Russian billionaire Vladimir Potanin bought a $US95,000 white truffle from NYC restaurateur Nello Balan, according to the
New York Post.
And now that we’re over the price tag, the only question remains… what the heck is Potanin going to do with all that expensive truffle?
White Alba truffles, as they’re known formally, are incredibly rare. They hail from the Alba region of Italy and have never been domesticated — dogs and pigs are used to hunt them where they grow at the base of oak trees.
White Albas are also seasonal, which means here in NYC, around late September/early October total truffle madness ensues. Shipments are well documented on food blogs around town, and restaurants tweet out updates of their truffle supply status.
Business Insider reached out to some local foodies to see what they would do with four pounds of these incredibly rare fungi and the response was quick — first thing’s first, said one, “I’d make truffle oil to sprinkle on EVERYTHING!”
That involves simmering the truffle in oil so that its flavour is released into the oil. The stronger you want the flavour, the more truffle it will take, and Potanin’s chef definitely won’t use all of it. Four pounds is a lot of truffle.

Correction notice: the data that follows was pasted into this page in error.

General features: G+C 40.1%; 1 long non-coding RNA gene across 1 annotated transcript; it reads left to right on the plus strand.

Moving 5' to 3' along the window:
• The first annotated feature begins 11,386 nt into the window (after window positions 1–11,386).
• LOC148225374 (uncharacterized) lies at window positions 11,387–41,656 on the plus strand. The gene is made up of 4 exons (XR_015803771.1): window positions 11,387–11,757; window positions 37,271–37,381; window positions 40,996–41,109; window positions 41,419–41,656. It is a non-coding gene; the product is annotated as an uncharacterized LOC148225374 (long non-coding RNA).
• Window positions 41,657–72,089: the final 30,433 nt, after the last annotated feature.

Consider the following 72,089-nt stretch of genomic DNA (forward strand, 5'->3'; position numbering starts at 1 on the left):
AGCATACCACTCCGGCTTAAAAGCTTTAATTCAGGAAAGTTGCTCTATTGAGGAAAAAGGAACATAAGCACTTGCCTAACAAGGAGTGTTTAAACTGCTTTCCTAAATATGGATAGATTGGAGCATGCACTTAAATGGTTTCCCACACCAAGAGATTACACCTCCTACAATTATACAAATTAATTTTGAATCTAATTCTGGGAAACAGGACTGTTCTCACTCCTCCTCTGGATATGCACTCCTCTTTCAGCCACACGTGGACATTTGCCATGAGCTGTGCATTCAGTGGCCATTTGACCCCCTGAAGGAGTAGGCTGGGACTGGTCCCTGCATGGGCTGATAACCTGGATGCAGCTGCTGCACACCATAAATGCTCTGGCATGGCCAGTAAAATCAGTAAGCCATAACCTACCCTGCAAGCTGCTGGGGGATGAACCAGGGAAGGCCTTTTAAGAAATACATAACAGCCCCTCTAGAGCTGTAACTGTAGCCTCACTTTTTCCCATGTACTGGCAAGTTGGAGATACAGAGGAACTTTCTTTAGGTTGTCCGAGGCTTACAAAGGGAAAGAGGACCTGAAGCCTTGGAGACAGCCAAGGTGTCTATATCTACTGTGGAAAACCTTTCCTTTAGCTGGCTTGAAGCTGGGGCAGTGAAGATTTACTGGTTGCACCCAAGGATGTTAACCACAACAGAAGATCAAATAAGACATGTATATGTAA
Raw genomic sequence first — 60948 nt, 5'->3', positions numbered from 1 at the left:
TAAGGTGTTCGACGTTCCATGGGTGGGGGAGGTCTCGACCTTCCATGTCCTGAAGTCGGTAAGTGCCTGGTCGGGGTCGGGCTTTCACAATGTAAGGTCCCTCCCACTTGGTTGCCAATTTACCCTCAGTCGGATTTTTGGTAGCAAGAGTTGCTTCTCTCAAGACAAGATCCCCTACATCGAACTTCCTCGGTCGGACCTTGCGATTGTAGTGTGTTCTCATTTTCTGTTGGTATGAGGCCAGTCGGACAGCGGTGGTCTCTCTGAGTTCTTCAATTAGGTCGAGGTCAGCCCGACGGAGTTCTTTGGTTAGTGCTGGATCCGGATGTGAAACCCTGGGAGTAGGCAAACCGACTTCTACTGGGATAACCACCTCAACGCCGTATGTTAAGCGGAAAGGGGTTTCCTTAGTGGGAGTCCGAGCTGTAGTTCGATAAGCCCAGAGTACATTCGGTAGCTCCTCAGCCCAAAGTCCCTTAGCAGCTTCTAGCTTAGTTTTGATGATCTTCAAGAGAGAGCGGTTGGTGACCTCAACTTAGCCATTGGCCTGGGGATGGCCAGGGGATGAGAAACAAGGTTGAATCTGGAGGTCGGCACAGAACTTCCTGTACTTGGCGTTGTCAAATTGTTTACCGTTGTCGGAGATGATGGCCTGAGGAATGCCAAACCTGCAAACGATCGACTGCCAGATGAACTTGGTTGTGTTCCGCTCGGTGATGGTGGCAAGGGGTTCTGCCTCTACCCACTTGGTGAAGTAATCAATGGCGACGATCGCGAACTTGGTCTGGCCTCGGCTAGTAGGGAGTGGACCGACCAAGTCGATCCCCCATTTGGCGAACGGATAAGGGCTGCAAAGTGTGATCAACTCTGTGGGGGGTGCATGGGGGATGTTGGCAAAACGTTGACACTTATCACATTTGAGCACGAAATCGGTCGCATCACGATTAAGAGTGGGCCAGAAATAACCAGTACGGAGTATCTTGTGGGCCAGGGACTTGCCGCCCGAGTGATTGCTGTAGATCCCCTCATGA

After you’ve got the truffle infused oil, you can use it to make glorious truffle fries (or something else… but we like fries).
It also might be a good idea to dry some of the white Alba truffles and freeze them for a rainy day.
After that, the world is Potanin’s oyster. The white Albas can be infused into butter, cream, cheese or milk (you may want to freeze those dairy products too).
The truffles can be used in a pasta or risotto (pretty standard), or you can just put a healthy portion on top of your favourite dish.
Some winning dishes from last year’s NYC truffle season include Restaurant Marc Forgione’s addition of white Alba shavings to his brick chicken and Colicchio and Sons’ gnocchi with white truffles.
As Eater NY put it so succinctly last month — “Expect truffle burgers, truffle pizzas, truffletinis, and truffle tastings to land on menus around the city in the coming weeks. Maybe Dominique Ansel will throw us a bone and stuff some truffles in a Cronut.”
We’ll see what kind of truly inspired truffle dishes come out of this season’s mania after the dust settles and the city runs out.
Vladimir Potanin, for his part, won’t have to do that kind of soul searching for a while.
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